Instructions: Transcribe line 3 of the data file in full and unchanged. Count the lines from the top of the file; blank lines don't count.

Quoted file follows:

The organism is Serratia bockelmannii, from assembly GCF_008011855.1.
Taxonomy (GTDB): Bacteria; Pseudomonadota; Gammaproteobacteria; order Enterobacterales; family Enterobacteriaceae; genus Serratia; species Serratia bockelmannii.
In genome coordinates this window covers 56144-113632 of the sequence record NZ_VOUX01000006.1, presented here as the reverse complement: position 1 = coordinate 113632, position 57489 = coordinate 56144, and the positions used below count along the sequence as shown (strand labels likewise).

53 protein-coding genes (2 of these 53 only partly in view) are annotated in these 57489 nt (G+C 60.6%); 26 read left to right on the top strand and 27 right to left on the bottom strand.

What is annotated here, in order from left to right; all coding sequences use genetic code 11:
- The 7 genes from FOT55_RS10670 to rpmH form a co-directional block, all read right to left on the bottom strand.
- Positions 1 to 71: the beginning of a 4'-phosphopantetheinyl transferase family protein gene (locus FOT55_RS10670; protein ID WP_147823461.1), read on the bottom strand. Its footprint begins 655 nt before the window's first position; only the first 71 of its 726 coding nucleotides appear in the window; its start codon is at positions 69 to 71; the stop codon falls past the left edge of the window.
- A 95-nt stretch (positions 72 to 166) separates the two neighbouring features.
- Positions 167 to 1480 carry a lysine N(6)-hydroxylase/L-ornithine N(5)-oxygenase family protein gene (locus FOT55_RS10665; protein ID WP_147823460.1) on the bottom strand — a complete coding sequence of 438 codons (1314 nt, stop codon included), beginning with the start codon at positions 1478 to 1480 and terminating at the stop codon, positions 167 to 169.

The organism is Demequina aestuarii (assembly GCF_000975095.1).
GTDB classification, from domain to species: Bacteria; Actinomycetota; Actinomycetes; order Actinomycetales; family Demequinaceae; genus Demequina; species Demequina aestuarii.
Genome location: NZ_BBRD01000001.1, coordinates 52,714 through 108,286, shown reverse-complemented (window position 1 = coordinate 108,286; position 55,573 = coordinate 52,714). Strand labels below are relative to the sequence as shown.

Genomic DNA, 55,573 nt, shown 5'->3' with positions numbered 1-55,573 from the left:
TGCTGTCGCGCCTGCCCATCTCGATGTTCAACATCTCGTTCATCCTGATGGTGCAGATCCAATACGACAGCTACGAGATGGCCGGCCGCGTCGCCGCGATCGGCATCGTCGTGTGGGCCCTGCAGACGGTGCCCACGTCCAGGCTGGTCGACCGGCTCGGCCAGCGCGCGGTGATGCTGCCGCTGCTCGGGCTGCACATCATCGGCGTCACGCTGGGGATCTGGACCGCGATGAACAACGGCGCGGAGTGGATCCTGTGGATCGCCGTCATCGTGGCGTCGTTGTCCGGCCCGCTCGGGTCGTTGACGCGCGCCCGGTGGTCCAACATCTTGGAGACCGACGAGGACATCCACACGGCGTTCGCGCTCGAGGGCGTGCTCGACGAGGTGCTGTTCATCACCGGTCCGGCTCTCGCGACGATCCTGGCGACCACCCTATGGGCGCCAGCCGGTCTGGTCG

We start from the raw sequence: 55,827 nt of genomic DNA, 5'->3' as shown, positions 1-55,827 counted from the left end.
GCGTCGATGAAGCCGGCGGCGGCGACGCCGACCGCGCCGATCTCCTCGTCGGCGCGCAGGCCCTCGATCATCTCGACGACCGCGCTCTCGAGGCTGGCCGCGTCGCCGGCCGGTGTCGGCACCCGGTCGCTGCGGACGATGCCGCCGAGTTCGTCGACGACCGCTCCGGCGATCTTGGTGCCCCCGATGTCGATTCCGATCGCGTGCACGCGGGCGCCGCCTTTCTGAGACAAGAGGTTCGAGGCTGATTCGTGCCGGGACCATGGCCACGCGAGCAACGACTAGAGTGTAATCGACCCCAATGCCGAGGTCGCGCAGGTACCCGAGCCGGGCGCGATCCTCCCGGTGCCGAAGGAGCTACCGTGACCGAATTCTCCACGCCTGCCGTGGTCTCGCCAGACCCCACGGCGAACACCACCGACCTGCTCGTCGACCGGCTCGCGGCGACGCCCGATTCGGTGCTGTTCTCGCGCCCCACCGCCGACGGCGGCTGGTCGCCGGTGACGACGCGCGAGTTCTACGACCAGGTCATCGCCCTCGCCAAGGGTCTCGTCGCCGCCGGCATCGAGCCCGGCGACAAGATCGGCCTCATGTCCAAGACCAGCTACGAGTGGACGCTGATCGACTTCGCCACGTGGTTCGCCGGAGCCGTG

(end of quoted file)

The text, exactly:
In genome coordinates this window covers 56144-113632 of the sequence record NZ_VOUX01000006.1, presented here as the reverse complement: position 1 = coordinate 113632, position 57489 = coordinate 56144, and the positions used below count along the sequence as shown (strand labels likewise).